1) Check yourself before you wreck yourself - Well, this nugget loosely translated means be aware of your behavior and how that balances with your attitude because if you don't, you may someday wake up a total loser. This really should be life rule #1. It's about decisions and choices. As we develop and mature we are presented with increasingly complicated behavior and ethical choices. My suggestion is a person should always pause to ponder the possible consequences of one's choices (check yourself).

2) Skills pay the bills - If you go through life and learn nothing, your life will basically be the sum of your knowledge: nothing. Your cumulative life skill set roughly translates to your ultimate earning power/happiness quotient/etc. Knowledge and your skills can create a cycle of opportunity.

3) Take your time pooping - Seriously. Consider this well. If you distill it to basic life functions and you find that you just must for some reason somehow rush your movements (or worse squelch your movements) then you just may be living your life wrong. I mean absent predator attack or other danger one should really let the body work at the body's pace. How you treat your body will affect how you treat your life and the lives of others. Grab a magazine on the way in.

4) Petulance will not be tolerated - Nope. You are not allowed to whine, slam doors, or talk to anyone in a disrespectful manner. It reflects poorly on yourself. If there is a reason you are irritated or annoyed; huffy; snappish; irritable; grouchy; bad-tempered; or ill-tempered, we are more than happy to discuss it with you and help you find a resolution. There is a place for anger and debate. But consider how and when you chose to use them.

5) Sometimes you just have to play the game - People will give you stuff. Sometimes (perhaps often) the social game can feel intolerable. We all have certain family, work, and school obligations. We all have hoops to jump. Some of these obligations may feel beneath us. Other tasks are duplicated ad nauseum. And some situations are just plain boring. So? Why be a jerk about it? Just play the game--situationally and with great style--maybe you will learn something. Patience is one of the ultimate virtues. And people will give you stuff for free.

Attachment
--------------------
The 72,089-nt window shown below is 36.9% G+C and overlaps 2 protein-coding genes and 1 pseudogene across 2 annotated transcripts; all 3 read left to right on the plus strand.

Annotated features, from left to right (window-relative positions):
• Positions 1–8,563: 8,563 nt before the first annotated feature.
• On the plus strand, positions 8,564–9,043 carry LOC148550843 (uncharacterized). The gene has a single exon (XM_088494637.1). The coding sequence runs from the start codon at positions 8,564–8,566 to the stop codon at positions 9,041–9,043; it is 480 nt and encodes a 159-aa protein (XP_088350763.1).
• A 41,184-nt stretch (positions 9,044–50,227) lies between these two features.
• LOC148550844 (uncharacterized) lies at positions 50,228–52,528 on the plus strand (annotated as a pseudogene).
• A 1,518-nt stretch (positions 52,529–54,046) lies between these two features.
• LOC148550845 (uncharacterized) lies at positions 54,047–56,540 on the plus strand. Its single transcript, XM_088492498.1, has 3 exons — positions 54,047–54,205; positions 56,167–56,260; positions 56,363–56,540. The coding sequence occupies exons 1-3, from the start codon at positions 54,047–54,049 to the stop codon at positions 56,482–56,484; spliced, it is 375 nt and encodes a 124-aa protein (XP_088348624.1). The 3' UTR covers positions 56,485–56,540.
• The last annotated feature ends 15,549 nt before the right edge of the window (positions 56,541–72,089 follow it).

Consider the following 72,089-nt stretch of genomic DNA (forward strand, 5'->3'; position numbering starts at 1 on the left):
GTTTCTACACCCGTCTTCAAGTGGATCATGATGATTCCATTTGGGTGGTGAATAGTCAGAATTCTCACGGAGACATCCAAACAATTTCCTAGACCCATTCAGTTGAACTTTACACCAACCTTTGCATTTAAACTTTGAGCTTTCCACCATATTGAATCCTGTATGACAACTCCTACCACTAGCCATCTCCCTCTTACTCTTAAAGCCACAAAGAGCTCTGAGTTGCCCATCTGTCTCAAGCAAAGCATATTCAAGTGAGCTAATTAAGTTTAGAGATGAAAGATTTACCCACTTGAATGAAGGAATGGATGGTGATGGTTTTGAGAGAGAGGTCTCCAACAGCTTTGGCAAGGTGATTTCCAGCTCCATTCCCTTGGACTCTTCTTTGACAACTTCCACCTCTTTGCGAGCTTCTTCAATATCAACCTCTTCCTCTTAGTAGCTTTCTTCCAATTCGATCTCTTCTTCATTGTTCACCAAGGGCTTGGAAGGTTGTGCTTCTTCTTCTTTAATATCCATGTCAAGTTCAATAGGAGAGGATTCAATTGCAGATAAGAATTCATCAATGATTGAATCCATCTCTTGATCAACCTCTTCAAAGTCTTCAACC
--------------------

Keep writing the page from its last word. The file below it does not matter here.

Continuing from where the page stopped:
6) Listening keeps you out of trouble - This began as a reminder that parents say things not just to be correct but to teach. Sometimes things are said with little to no context and sound like "orders." Yep. And there are reasons. Maybe we know shit kids don't know. Time for discussion, debate, and push-back may or may not come at a later point, but for the most part, if you listen you will also learn.

7) You are welcome to tell me or ask me anything, anytime - We promise that we will try our hardest to keep an open door and mind to discussion, debate, and push-back on any topic. But you have to also know that if you have questions or information, we actually really want to hear it. Really! We try not to judge, but sometimes our experience shapes responses. Know that. Just as we want you to come to us with any question or comment, we need to do our best to make that safe and comfortable for you. And yes, there really ARE dumb questions (we'll try not to say that though).

8) First impressions are lasting impressions - How you present yourself or your products (homework, quizzes, Web logs, etc.) may be the very thing that shapes the opinions of influential people and ultimately tracks you to success or mediocrity. That tip of your iceberg should represent the you that you want represented. That is something you can control.

9) The Golden Rule is pretty bad ass - Yes, the basic ethical principles to/of The Golden Rule can serve as an important behavioral and attitudinal template. But always remember: not only treat others as you want them to treat you, but balance that responsibility with the expectation. That is, do not tolerate disrespect. Associating yourself with people who disrespect you is disrespectful.

10) Listening will keep you out of trouble - Always maintain a healthy observational presence. Look and listen, but also see and hear. You'll know when trouble is brewing. Avoid it. Listen to yourself first and foremost.